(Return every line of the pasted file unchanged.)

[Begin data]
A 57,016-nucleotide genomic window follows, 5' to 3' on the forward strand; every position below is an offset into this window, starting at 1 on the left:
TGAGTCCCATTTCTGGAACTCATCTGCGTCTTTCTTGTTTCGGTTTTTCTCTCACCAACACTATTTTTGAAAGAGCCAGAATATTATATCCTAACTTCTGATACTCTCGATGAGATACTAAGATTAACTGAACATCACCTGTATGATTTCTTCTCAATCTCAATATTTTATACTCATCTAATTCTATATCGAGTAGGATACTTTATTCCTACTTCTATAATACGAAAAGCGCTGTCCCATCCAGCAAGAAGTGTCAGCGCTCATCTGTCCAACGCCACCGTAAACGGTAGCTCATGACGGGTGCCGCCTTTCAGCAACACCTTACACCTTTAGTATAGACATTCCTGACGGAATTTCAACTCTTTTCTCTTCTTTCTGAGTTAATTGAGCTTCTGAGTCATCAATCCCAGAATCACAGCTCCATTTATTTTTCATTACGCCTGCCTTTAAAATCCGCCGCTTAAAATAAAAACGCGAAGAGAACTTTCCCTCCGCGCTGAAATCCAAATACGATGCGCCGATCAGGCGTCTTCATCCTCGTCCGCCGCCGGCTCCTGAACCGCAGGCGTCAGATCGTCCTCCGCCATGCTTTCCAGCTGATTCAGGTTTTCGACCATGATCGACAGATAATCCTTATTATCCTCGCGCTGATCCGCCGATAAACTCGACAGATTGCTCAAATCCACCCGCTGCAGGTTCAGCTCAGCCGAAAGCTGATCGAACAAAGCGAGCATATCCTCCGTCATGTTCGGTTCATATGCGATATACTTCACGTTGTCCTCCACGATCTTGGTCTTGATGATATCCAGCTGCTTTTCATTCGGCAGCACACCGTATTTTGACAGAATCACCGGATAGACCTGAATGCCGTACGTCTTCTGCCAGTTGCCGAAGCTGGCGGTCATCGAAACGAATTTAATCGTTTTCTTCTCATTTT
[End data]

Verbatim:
A 57,016-nucleotide genomic window follows, 5' to 3' on the forward strand; every position below is an offset into this window, starting at 1 on the left:
TGAGTCCCATTTCTGGAACTCATCTGCGTCTTTCTTGTTTCGGTTTTTCTCTCACCAACACTATTTTTGAAAGAGCCAGAATATTATATCCTAACTTCTGATACTCTCGATGAGATACTAAGATTAACTGAACATCACCTGTATGATTTCTTCTCAATCTCAATATTTTATACTCATCTAATTCTATATCGAGTAGGATACTTTATTCCTACTTCTATAATACGAAAAGCGCTGTCCCATCCAGCAAGAAGTGTCAGCGCTCATCTGTCCAACGCCACCGTAAACGGTAGCTCATGACGGGTGCCGCCTTTCAGCAACACCTTACACCTTTAGTATAGACATTCCTGACGGAATTTCAACTCTTTTCTCTTCTTTCTGAGTTAATTGAGCTTCTGAGTCATCAATCCCAGAATCACAGCTCCATTTATTTTTCATTACGCCTGCCTTTAAAATCCGCCGCTTAAAATAAAAACGCGAAGAGAACTTTCCCTCCGCGCTGAAATCCAAATACGATGCGCCGATCAGGCGTCTTCATCCTCGTCCGCCGCCGGCTCCTGAACCGCAGGCGTCAGATCGTCCTCCGCCATGCTTTCCAGCTGATTCAGGTTTTCGACCATGATCGACAGATAATCCTTATTATCCTCGCGCTGATCCGCCGATAAACTCGACAGATTGCTCAAATCCACCCGCTGCAGGTTCAGCTCAGCCGAAAGCTGATCGAACAAAGCGAGCATATCCTCCGTCATGTTCGGTTCATATGCGATATACTTCACGTTGTCCTCCACGATCTTGGTCTTGATGATATCCAGCTGCTTTTCATTCGGCAGCACACCGTATTTTGACAGAATCACCGGATAGACCTGAATGCCGTACGTCTTCTGCCAGTTGCCGAAGCTGGCGGTCATCGAAACGAATTTAATCGTTTTCTTCTCATTTT